CAGW Releases 2012 Congressional Pig Book | Citizens Against Government Waste

CAGW Releases 2012 Congressional Pig Book

Press Release

For Immediate Release
April 17, 2012


Contact:  Leslie K. Paige 202-467-5334 Luke Gelber 202-467-5318

CAGW Releases 2012 Congressional Pig Book

(Washington, D.C.) – Today, Citizens Against Government Waste (CAGW) released the 2012 Congressional Pig Book, the 21st edition of the group’s exposé of pork-barrel spending. CAGW was joined at the Phoenix Park Hotel in Northwest Washington, D.C. by Senators John McCain (R-Ariz.), Tom Coburn (R-Okla.), Jim DeMint (R-S.C.), and Pat Toomey (R-Pa.), as well as Representatives Jeff Flake (R-Ariz.), Jim Jordan (R-Ohio), Tom Price (R-Ga.), and Paul Broun (R-Ga.) for a press conference announcing the release. Also in attendance were two live pot-bellied pigs, Bubbles and Churchill, courtesy of the Pig Placement Network in New Jersey and their handler for the day, Susan Magidson.

The 2012 Congressional Pig Book is a proverbial “good news, bad news” story. The good news is that, according to CAGW’s criteria, the number and cost of earmarks have decreased dramatically since fiscal year (FY) 2010, when the last Pig Book was published. The number has dropped by 98.3 percent, from 9,129 in FY 2010 to 152 in FY 2012, the fewest since CAGW published the first Congressional Pig Book in 1991. The cost has decreased by 80 percent, from $16.5 billion in FY 2010 to $3.3 billion in FY 2012, the lowest amount since 1992.

The bad news is that the moratorium on earmarks has been breached by Congress.

Since Congress declared the 2012 appropriations bills “earmark-free,” there are no lists of which members requested the earmarks or the location and purpose of the expenditures, which is a disturbing departure from the transparency of the past several years. Therefore, there are numerous opportunities for members of Congress to contact federal agencies after the fact and request that money to be directed to a district or state for the programs that have received mini-“slush funds,” despite the requirement that the money be spent competitively.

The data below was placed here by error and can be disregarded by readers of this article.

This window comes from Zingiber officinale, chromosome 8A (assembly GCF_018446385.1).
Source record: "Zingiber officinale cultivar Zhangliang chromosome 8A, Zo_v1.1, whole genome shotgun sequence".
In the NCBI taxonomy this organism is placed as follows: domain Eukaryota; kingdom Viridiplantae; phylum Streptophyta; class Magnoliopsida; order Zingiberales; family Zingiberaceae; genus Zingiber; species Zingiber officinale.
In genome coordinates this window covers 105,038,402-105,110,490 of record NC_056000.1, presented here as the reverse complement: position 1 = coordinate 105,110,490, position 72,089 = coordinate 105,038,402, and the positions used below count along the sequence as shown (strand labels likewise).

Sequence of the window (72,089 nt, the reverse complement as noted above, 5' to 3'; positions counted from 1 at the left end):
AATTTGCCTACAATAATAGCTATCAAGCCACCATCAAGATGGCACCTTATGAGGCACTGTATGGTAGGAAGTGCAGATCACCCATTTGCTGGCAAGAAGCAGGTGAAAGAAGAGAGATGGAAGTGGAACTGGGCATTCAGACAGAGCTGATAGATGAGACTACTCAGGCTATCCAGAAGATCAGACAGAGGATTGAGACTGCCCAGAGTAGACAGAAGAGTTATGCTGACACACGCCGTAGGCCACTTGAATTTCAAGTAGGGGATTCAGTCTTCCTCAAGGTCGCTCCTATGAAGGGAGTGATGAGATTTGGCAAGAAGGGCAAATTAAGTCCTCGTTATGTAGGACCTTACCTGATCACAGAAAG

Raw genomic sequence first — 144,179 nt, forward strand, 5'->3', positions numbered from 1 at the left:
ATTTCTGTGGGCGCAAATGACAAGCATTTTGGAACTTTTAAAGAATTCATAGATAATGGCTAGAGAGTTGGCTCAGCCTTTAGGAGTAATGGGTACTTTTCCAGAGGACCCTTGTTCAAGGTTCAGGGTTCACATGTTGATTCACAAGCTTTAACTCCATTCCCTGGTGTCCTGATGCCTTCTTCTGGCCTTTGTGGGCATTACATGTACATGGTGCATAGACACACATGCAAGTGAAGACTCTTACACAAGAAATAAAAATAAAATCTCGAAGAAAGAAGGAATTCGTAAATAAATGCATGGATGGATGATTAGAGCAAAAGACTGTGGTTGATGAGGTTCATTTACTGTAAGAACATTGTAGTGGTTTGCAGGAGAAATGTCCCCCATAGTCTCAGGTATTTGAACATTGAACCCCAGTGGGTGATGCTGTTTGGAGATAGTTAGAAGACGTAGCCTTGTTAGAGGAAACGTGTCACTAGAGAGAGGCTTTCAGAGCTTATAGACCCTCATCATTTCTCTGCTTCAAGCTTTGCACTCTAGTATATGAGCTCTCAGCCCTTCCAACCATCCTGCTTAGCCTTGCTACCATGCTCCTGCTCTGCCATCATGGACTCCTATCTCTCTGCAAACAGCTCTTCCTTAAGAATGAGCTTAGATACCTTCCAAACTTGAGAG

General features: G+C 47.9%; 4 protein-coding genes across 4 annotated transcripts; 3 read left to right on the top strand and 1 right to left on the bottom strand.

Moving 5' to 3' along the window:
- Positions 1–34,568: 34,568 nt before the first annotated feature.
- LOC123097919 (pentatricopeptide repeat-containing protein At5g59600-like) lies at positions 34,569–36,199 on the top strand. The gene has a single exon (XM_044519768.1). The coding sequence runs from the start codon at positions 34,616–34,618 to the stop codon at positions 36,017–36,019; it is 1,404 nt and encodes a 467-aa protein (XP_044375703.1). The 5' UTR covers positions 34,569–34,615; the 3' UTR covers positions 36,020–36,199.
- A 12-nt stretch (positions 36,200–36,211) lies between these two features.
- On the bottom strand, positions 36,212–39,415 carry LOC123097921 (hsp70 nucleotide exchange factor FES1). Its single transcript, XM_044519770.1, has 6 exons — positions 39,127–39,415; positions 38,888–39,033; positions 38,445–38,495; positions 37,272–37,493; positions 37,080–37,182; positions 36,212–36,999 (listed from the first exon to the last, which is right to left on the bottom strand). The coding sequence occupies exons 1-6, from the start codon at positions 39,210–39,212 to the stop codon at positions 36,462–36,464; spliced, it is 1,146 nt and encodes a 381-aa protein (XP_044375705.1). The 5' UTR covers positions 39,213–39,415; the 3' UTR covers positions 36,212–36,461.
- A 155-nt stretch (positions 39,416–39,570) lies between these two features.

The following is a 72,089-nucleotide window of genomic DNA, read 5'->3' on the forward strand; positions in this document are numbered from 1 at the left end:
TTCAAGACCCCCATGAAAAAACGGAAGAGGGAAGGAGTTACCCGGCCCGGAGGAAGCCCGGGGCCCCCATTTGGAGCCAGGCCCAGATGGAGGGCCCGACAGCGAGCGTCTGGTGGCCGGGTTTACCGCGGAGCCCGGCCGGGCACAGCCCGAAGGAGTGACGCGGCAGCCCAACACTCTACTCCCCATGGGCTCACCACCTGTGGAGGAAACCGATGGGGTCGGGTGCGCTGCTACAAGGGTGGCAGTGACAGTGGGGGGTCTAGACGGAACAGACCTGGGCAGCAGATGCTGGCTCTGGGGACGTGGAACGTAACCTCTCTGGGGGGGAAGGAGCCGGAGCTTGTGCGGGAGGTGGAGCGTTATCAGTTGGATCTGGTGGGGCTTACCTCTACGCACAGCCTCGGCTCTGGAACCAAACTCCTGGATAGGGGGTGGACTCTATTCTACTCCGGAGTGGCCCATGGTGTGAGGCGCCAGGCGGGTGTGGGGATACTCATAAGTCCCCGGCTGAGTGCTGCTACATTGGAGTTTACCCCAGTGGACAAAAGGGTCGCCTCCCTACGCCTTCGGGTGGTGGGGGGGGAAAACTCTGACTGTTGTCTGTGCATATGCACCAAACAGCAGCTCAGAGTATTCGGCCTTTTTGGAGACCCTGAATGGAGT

For example, there is an $8.4 million earmark for Heritage Partnership Programs through the National Park Service, which has received 48 earmarks since 2001 worth a total of $28.7 million for a wide variety of initiatives, including park improvements, sports complexes, bike paths, and agricultural tourism. There is a $5 million earmark for abstinence education, which was not requested by the Department of Education; that program has received 126 earmarks since 2001 worth a total of $8.2 million. The Office of National Drug Control Policy got an earmark of $38.5 million for the high intensity drug trafficking areas program, which has received 28 earmarks since 1997 worth a total of $117.5 million. Based on an Executive Order issued by President Bush and a similar memo from President Obama, federal agencies should release the contents of any contact from members of Congress seeking a specific expenditure; i.e., an earmark, to a district or state outside of the competitive process.

“Because a moratorium is not a permanent ban on earmarks, a bipartisan group of senators is proposing such a ban,” said CAGW President Tom Schatz. “Since that effort has been rejected so far, it is reasonable to conclude that a majority of senators would like to restore earmarks. Such a decision would bring back a deceptive practice that encourages backroom deal-making, vote swapping, and other political gamesmanship. It would also reverse the substantial progress that has been made in reducing the number and cost of earmarks and outrage the vast majority of taxpayers who continue to oppose any earmarks.”

Citizens Against Government Waste is a nonpartisan, nonprofit organization dedicated to eliminating waste, fraud, abuse, and mismanagement in government.